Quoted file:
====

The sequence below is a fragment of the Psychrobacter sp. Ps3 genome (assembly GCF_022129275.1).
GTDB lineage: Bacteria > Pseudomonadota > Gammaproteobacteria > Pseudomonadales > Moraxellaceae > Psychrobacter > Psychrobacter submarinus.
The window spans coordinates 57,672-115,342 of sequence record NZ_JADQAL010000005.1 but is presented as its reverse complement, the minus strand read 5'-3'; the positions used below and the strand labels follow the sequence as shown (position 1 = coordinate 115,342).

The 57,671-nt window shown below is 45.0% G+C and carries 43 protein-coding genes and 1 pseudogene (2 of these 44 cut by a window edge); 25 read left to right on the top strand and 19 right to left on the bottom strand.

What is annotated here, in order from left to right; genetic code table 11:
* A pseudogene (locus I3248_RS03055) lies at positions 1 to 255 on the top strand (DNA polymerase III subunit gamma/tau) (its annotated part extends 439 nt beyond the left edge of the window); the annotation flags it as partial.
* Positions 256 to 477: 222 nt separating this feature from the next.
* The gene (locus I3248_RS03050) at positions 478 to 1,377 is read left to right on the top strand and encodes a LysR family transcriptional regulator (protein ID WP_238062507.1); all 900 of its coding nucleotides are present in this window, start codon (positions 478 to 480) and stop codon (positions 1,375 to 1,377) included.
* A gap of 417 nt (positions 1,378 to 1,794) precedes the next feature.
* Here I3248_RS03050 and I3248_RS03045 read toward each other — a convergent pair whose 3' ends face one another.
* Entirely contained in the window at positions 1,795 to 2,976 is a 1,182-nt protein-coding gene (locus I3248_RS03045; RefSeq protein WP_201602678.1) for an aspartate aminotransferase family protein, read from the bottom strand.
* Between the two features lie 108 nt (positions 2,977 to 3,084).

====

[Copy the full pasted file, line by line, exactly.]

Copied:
The sequence below is a fragment of the Psychrobacter sp. Ps3 genome (assembly GCF_022129275.1).
GTDB lineage: Bacteria > Pseudomonadota > Gammaproteobacteria > Pseudomonadales > Moraxellaceae > Psychrobacter > Psychrobacter submarinus.
The window spans coordinates 57,672-115,342 of sequence record NZ_JADQAL010000005.1 but is presented as its reverse complement, the minus strand read 5'-3'; the positions used below and the strand labels follow the sequence as shown (position 1 = coordinate 115,342).

The 57,671-nt window shown below is 45.0% G+C and carries 43 protein-coding genes and 1 pseudogene (2 of these 44 cut by a window edge); 25 read left to right on the top strand and 19 right to left on the bottom strand.

What is annotated here, in order from left to right; genetic code table 11:
* A pseudogene (locus I3248_RS03055) lies at positions 1 to 255 on the top strand (DNA polymerase III subunit gamma/tau) (its annotated part extends 439 nt beyond the left edge of the window); the annotation flags it as partial.
* Positions 256 to 477: 222 nt separating this feature from the next.
* The gene (locus I3248_RS03050) at positions 478 to 1,377 is read left to right on the top strand and encodes a LysR family transcriptional regulator (protein ID WP_238062507.1); all 900 of its coding nucleotides are present in this window, start codon (positions 478 to 480) and stop codon (positions 1,375 to 1,377) included.
* A gap of 417 nt (positions 1,378 to 1,794) precedes the next feature.
* Here I3248_RS03050 and I3248_RS03045 read toward each other — a convergent pair whose 3' ends face one another.
* Entirely contained in the window at positions 1,795 to 2,976 is a 1,182-nt protein-coding gene (locus I3248_RS03045; RefSeq protein WP_201602678.1) for an aspartate aminotransferase family protein, read from the bottom strand.
* Between the two features lie 108 nt (positions 2,977 to 3,084).